Report Highlights:

South Africa has not finalized issues related to its concerns over the trade measures that stop exports of U.S. poultry, beef, and pork. Since the June 4-5, 2015, Paris meetings that resulted in the draft agreement between the US-SA poultry industries on a quota, USDA and DAFF have met three times and not yet resolved the sanitary issues.

What follows are summaries of the current SPS and trade problems and where the issues stand:

Poultry:On December 25, 2014, South Africa banned poultry exports from the United States due to the detection of HPAI in the western United States. The blanket ban is inconsistent with World Organization for Animal Health (OIE) standards as South Africa has rejected the United States' request for regionalization. There remains a possibility that South Africa will reverse its decision against regionalizing the United States as negotiations continue. The United States is waiting for comments from South Africa on what is hoped will be a final poultry health certificate. Additionally, U.S. bone-in chicken has been affected by an anti-dumping duty put in place in 2000. In June 2015, representatives from the U.S. and South African poultry industries met in Paris and agreed on a tariff rate quota of poultry to enter South Africa without the anti-dumping duty. South Africa has not yet taken steps to place that agreement into force, and continues to wait for the two industries to come to a deal. The South African Poultry Association must only keep denying a deal to the United States poultry industry to delay implementation of the quota indefinitely. United States industry has sent back to South African industry and government what it believes can be a successful agreement.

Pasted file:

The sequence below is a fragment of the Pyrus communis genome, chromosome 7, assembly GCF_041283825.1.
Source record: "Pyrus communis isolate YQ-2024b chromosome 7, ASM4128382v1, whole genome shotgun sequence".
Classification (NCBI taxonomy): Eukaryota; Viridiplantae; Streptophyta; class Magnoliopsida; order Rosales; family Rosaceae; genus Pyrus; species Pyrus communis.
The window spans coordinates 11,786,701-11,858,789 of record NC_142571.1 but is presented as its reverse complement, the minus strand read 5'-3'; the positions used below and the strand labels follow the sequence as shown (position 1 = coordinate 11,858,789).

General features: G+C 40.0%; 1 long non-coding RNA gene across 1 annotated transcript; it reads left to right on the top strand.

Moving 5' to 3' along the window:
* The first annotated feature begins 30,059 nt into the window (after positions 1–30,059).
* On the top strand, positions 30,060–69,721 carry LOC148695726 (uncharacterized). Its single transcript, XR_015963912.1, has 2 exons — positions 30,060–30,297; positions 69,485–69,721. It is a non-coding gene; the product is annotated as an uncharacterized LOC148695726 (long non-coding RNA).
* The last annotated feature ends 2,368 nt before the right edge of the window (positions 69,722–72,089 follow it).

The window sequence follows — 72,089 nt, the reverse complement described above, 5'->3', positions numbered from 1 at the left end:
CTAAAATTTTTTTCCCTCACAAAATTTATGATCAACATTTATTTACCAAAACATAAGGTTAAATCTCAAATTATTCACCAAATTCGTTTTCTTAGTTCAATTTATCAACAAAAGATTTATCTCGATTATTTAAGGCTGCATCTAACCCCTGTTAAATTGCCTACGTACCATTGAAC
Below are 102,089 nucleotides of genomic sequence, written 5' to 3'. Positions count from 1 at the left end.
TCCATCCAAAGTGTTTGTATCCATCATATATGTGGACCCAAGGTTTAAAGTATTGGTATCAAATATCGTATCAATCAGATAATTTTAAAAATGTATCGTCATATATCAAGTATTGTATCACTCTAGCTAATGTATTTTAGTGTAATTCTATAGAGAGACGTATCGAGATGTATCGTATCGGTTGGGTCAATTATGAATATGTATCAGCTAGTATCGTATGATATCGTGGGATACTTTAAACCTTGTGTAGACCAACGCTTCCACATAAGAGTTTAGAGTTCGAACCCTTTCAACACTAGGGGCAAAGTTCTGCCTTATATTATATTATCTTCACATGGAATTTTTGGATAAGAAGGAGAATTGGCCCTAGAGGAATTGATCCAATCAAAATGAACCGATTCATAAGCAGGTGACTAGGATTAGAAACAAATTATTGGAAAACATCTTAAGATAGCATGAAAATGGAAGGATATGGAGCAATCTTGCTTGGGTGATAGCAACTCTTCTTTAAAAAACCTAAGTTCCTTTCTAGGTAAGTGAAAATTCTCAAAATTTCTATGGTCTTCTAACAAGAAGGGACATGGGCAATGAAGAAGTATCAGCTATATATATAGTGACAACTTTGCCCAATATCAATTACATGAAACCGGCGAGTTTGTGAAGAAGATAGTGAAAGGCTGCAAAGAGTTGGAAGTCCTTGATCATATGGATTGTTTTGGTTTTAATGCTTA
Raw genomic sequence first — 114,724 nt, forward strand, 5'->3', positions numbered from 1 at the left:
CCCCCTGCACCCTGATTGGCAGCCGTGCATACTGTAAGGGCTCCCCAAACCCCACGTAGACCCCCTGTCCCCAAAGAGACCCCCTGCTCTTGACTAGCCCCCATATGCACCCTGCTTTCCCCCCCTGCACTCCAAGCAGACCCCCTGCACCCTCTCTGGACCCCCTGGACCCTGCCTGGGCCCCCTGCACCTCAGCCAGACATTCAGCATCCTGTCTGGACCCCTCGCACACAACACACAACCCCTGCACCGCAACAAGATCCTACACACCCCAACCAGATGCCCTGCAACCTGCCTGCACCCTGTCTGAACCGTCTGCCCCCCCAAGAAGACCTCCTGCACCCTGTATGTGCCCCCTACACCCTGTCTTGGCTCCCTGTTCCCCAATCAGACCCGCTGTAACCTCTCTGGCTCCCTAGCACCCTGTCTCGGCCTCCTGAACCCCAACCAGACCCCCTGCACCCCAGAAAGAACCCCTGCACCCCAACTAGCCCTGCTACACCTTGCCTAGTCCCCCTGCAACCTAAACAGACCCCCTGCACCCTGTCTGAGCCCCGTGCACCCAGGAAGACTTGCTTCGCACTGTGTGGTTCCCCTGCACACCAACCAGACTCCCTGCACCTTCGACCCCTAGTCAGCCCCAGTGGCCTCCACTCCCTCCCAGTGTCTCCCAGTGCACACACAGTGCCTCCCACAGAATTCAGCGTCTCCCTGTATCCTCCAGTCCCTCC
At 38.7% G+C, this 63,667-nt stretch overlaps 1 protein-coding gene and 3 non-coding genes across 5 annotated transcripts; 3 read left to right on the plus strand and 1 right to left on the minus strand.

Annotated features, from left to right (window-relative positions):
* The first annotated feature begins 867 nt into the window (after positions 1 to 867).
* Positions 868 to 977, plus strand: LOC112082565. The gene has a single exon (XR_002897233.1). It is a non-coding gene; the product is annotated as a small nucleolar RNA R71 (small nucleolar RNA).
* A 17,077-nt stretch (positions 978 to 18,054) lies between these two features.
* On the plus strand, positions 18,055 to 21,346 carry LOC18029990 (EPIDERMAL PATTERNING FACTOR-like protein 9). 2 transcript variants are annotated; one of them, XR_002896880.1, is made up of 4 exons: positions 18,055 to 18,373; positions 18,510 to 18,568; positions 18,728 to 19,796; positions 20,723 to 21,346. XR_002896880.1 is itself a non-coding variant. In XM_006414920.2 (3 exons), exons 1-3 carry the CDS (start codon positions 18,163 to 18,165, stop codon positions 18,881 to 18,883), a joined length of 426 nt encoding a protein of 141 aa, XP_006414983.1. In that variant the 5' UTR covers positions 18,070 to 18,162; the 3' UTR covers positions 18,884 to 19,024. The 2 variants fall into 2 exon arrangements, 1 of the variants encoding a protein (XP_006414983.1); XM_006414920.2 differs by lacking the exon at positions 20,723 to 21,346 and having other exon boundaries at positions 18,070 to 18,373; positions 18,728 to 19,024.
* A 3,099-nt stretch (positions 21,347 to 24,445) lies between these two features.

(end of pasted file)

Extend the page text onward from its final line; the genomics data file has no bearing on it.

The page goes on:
Beef:South Africa has maintained a ban on the import of all U.S. ruminant products, including pet food, following the detection of a bovine spongiform encephalopathy (BSE) positive animal in Washington State in 2003. On June 26, 2015 the South African Cabinet reportedly issued a decree to recognize the United States' negligible risk status. South Africa Minister of Agriculture Senzeni Zokwana wrote USDA Secretary of Agriculture Tom Vilsack August 4, providing details that the country would recognize The United States' negligible risk status for beef. That letter made many requests for audits, and laid out a very stringent set of conditions for U.S. access. Now the health certificate must be negotiated. Given poultry and pork certificates have been passed back and forth between the two governments over a period of years, it's too soon to forecast when a finalized beef certificate may happen. Unless DAFF prioritizes its discussions with the United States, it may take years.

Pork: In May 2012, South Africa notified the World Trade Organization of a new restriction regarding porcine reproductive and respiratory syndrome (PRRS) and began enforcing the measure in June 2013, which stopped U.S. pork exports to South Africa. South Africa also imposes additional requirements on pork due to concerns for pseudorabies and trichinae. Although USDA believes these barriers are unwarranted, the United States is trying to find ways to compromise and meet some of South Africa's mitigation protocol. Despite concessions by the United States, South Africa approved a limited list of U.S. pork cuts for export to South Africa, which excludes shoulder cuts, a priority for U.S. industry. South Africa needs to put more eligible cuts on the table.